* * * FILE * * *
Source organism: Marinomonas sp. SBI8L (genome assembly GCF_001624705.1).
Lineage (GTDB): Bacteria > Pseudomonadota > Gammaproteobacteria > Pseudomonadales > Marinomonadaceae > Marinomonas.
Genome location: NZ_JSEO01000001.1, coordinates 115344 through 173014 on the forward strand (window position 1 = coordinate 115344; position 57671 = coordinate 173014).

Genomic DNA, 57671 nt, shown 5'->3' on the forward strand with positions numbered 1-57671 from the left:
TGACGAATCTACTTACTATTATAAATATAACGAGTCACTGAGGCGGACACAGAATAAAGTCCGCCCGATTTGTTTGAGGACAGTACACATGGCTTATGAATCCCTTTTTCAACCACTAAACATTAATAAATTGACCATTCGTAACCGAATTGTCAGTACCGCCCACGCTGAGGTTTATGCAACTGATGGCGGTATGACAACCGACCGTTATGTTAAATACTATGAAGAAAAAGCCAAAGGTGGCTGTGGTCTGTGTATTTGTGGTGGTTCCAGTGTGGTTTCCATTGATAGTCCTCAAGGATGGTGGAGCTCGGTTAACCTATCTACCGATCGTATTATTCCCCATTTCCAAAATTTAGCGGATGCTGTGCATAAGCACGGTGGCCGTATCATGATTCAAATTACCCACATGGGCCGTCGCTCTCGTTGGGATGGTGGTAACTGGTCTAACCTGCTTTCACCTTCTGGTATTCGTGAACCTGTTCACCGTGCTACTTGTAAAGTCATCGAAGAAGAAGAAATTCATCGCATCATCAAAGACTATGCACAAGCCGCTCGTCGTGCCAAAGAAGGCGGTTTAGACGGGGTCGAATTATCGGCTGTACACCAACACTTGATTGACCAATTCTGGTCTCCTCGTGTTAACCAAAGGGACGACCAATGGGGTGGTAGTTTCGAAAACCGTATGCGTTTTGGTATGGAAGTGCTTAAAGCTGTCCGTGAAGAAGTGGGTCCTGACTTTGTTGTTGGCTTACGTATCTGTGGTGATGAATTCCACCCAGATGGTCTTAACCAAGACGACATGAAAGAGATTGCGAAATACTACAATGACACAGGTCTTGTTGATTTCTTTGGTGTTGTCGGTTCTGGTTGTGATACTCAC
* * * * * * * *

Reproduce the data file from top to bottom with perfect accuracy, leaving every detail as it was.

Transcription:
Source organism: Marinomonas sp. SBI8L (genome assembly GCF_001624705.1).
Lineage (GTDB): Bacteria > Pseudomonadota > Gammaproteobacteria > Pseudomonadales > Marinomonadaceae > Marinomonas.
Genome location: NZ_JSEO01000001.1, coordinates 115344 through 173014 on the forward strand (window position 1 = coordinate 115344; position 57671 = coordinate 173014).

Genomic DNA, 57671 nt, shown 5'->3' on the forward strand with positions numbered 1-57671 from the left:
TGACGAATCTACTTACTATTATAAATATAACGAGTCACTGAGGCGGACACAGAATAAAGTCCGCCCGATTTGTTTGAGGACAGTACACATGGCTTATGAATCCCTTTTTCAACCACTAAACATTAATAAATTGACCATTCGTAACCGAATTGTCAGTACCGCCCACGCTGAGGTTTATGCAACTGATGGCGGTATGACAACCGACCGTTATGTTAAATACTATGAAGAAAAAGCCAAAGGTGGCTGTGGTCTGTGTATTTGTGGTGGTTCCAGTGTGGTTTCCATTGATAGTCCTCAAGGATGGTGGAGCTCGGTTAACCTATCTACCGATCGTATTATTCCCCATTTCCAAAATTTAGCGGATGCTGTGCATAAGCACGGTGGCCGTATCATGATTCAAATTACCCACATGGGCCGTCGCTCTCGTTGGGATGGTGGTAACTGGTCTAACCTGCTTTCACCTTCTGGTATTCGTGAACCTGTTCACCGTGCTACTTGTAAAGTCATCGAAGAAGAAGAAATTCATCGCATCATCAAAGACTATGCACAAGCCGCTCGTCGTGCCAAAGAAGGCGGTTTAGACGGGGTCGAATTATCGGCTGTACACCAACACTTGATTGACCAATTCTGGTCTCCTCGTGTTAACCAAAGGGACGACCAATGGGGTGGTAGTTTCGAAAACCGTATGCGTTTTGGTATGGAAGTGCTTAAAGCTGTCCGTGAAGAAGTGGGTCCTGACTTTGTTGTTGGCTTACGTATCTGTGGTGATGAATTCCACCCAGATGGTCTTAACCAAGACGACATGAAAGAGATTGCGAAATACTACAATGACACAGGTCTTGTTGATTTCTTTGGTGTTGTCGGTTCTGGTTGTGATACTCAC